INTRO Wants To Be The LinkedIn Of The Ambient Location Apps

Just when you thought this space couldn’t get any more saturated, yet another ambient location app throws its hat into the ring as SXSW prepares to kick off. Introducing INTRO. But wait, before you groan “enough already!“, you should know that INTRO at least has a unique take on the location-based social introductions market. Unlike the majority of this year’s crop of location-based networking apps, INTRO’s angle is business introductions. Built on top of LinkedIn, the app lets you specify who you’re looking to meet by both industry and profession, then enables you to make that connection.

The app shares a lot in common with others in this newly-hot space, but offers a unique selection of features which the company hopes will give it life beyond the social blowout that is SXSW.

“SXSW is a great place for us to launch, but the social side of things always gets the biggest hype there,” explains INTRO co-founder Anthony Erwin, “but while we’re incredibly useful for events and conferences – and we’ll be great at SXSW – we’re more interested in promoting the side of us that’s really useful for startups, which is to specify exactly who you’re looking for.”

Like competitors Highlight and Glancee, INTRO runs in the background, alerting you to people nearby who you may want to meet. But unlike most of the competition, INTRO requires that you sign into the app using your LinkedIn account. The entire experience here is built on LinkedIn – the app uses your LinkedIn profile data to determine what industry you’re in, and suggest possible matches nearby.

However, once signed up, you can also connect your social networking accounts from Facebook, Twitter and Foursquare, so you’re not limited to seeing only those who are on INTRO’s network. In this way, the app is like Sonar or Banjo, tracking check-ins and geo-tagged tweets to see who’s nearby. These are included in a separate section of the app.

To get started with INTRO, you first configure a user profile which allows you to facilitate business introductions. This makes the app more of a competitor to something like the business-focused Mingle, for example. But Mingle lacks the “social proof” provided by INTRO – that is, INTRO tells you how many connections/friends you have in common on social networks, which helps when you’re trying to reach out to people you don’t know.

In your profile, you specify your job title, as well as the titles of others you want to meet. This is all done using a smart tagging system – no typing needed. (Hooray!) On your profile, where it reads “I am in the _______ scene and work as a _________” you can tap on the fields to switch industries (e.g. “Tech,” “Media,” “Marketing/PR, etc.”) and title (e.g. “Journalist/Blogger,” “Director/Founder,” “Architect,” etc.)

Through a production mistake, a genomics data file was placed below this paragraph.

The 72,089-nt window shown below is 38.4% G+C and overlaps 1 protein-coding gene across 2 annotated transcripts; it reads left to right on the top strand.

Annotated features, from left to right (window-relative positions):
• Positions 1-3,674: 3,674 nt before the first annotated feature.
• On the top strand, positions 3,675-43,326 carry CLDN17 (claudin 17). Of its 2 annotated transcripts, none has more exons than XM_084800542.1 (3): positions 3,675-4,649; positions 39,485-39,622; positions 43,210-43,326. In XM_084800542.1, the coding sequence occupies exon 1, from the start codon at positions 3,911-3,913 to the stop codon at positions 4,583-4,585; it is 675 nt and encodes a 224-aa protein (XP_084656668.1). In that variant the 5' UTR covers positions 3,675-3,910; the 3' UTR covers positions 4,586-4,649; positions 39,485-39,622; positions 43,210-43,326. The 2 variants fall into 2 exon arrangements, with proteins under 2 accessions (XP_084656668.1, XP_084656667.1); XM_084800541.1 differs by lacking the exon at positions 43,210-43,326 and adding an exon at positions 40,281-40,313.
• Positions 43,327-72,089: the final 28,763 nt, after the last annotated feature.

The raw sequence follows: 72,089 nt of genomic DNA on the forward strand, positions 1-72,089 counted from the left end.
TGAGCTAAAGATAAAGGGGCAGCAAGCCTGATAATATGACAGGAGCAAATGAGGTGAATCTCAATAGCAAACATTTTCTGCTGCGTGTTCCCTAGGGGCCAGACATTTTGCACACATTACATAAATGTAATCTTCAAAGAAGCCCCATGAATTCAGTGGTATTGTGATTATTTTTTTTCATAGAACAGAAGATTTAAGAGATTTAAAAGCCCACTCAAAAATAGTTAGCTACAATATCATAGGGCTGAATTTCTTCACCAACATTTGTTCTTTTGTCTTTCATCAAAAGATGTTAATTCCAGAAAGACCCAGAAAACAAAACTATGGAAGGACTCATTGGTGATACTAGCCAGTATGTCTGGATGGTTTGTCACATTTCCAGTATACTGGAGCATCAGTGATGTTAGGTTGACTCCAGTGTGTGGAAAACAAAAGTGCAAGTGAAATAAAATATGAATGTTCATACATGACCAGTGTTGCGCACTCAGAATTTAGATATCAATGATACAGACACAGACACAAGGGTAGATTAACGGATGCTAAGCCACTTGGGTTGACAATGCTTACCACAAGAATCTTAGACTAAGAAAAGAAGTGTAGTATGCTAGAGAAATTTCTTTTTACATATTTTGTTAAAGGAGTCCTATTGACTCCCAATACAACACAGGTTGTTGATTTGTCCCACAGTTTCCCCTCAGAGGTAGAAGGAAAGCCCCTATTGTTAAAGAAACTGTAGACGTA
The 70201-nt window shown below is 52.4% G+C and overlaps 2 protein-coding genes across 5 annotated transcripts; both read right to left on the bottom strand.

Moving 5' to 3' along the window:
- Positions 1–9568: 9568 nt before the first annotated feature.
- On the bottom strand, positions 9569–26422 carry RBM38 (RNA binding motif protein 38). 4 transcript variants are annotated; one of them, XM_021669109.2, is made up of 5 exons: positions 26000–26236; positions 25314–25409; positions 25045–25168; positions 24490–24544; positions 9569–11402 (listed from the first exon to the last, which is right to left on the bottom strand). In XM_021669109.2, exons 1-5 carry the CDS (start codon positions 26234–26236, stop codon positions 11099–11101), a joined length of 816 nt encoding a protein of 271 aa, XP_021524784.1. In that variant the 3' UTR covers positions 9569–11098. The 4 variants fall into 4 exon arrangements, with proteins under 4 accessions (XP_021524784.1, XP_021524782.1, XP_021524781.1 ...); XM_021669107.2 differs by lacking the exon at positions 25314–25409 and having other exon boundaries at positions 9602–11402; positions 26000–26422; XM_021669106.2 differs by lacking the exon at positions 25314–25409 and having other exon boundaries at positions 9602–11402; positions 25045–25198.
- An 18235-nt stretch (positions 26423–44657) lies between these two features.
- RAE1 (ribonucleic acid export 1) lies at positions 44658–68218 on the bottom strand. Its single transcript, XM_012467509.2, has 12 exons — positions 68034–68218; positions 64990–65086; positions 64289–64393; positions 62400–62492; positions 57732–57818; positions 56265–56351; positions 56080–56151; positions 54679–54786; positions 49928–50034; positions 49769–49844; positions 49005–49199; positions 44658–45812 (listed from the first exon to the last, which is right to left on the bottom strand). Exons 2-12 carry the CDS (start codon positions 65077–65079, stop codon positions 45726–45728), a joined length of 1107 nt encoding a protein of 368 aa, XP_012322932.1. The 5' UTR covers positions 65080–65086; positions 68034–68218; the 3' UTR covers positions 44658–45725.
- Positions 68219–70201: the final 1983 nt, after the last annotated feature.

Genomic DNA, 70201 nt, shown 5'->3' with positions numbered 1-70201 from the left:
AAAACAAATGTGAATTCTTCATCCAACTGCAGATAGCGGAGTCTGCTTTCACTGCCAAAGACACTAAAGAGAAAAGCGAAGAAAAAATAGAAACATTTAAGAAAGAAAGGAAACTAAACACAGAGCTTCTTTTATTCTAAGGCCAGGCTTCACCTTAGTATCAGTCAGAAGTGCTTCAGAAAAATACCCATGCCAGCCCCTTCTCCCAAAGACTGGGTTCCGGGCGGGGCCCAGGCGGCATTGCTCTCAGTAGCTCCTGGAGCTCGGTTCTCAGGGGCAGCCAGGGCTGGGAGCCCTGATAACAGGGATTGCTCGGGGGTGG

You then do the same for the “Looking to Meet” section below, optionally specifying the industry and/or the job title you’re in search of. When INTRO finds possible connections, you can view all their data, including name, bio, distance, tweets, what they have in common with you and who you both know.

INTRO also has a cool “teleport” feature that lets you virtually travel to any place you want in order to network. So if you can’t actually attend SXSW, you can still reach out to those who are there. This feature is free if you invite 3 friends to INTRO, but will be a premium offering in the future.

Because the app is meant for business, not dating or social networking, there’s a layer of privacy to the experience, too.

“Privacy is actually a unique feature, which seems completely nuts to me,” Erwin laughs. “Or maybe I’m just getting old.”

You can reach out to others using INTRO, but unless they accept your invite to connect, you can’t message them in the app, he explains.

Lastly – and perhaps most importantly – INTRO uses proprietary server-side technology that aims to increase the battery life of location-based apps. While the details are being guarded, Erwin’s explanation of how the app knows when to smartly shut off the phone’s GPS, for example, sounds a lot like what the social tracker Glassmap was up to.

The company, co-founded by Anthony Erwin and Mike Small, is the newest member of Dogpatch Labs in NYC. Both founders have previous entrepreneurial experience, specifically with dating service StreetSpark, and have worked with location technologies for the past two years. The London- and N.Y.-based team, which also includes three developers, came together five months ago to create INTRO.

INTRO is currently bootstrapping, but is planning on raising seed funding soon.

The app is available on the iPhone here, and the Android version will launch in about a month, with Windows Phone to follow.